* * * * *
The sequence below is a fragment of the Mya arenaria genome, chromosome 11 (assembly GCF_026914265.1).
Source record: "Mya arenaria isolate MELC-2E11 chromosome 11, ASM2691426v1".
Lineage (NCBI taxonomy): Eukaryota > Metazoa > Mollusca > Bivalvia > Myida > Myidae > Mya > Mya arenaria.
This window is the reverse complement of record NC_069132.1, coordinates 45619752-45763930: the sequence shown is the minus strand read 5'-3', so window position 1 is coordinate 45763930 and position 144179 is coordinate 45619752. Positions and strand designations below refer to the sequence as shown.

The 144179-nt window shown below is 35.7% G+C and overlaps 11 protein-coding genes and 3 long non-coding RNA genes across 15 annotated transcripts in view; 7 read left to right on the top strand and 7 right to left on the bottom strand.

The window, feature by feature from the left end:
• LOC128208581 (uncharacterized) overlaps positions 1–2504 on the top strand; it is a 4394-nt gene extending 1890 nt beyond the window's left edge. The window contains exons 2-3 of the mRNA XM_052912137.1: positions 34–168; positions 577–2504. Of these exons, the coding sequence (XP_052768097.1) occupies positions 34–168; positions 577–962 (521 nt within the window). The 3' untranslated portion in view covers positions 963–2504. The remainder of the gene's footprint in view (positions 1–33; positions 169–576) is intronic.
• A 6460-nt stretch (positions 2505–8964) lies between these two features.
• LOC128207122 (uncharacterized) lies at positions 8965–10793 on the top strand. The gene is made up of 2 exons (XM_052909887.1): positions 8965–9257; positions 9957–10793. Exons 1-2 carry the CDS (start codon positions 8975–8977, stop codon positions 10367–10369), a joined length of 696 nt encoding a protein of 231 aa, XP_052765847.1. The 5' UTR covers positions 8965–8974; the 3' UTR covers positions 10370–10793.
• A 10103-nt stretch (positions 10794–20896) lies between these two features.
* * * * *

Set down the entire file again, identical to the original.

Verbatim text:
The sequence below is a fragment of the Mya arenaria genome, chromosome 11 (assembly GCF_026914265.1).
Source record: "Mya arenaria isolate MELC-2E11 chromosome 11, ASM2691426v1".
Lineage (NCBI taxonomy): Eukaryota > Metazoa > Mollusca > Bivalvia > Myida > Myidae > Mya > Mya arenaria.
This window is the reverse complement of record NC_069132.1, coordinates 45619752-45763930: the sequence shown is the minus strand read 5'-3', so window position 1 is coordinate 45763930 and position 144179 is coordinate 45619752. Positions and strand designations below refer to the sequence as shown.

The 144179-nt window shown below is 35.7% G+C and overlaps 11 protein-coding genes and 3 long non-coding RNA genes across 15 annotated transcripts in view; 7 read left to right on the top strand and 7 right to left on the bottom strand.

The window, feature by feature from the left end:
• LOC128208581 (uncharacterized) overlaps positions 1–2504 on the top strand; it is a 4394-nt gene extending 1890 nt beyond the window's left edge. The window contains exons 2-3 of the mRNA XM_052912137.1: positions 34–168; positions 577–2504. Of these exons, the coding sequence (XP_052768097.1) occupies positions 34–168; positions 577–962 (521 nt within the window). The 3' untranslated portion in view covers positions 963–2504. The remainder of the gene's footprint in view (positions 1–33; positions 169–576) is intronic.
• A 6460-nt stretch (positions 2505–8964) lies between these two features.
• LOC128207122 (uncharacterized) lies at positions 8965–10793 on the top strand. The gene is made up of 2 exons (XM_052909887.1): positions 8965–9257; positions 9957–10793. Exons 1-2 carry the CDS (start codon positions 8975–8977, stop codon positions 10367–10369), a joined length of 696 nt encoding a protein of 231 aa, XP_052765847.1. The 5' UTR covers positions 8965–8974; the 3' UTR covers positions 10370–10793.
• A 10103-nt stretch (positions 10794–20896) lies between these two features.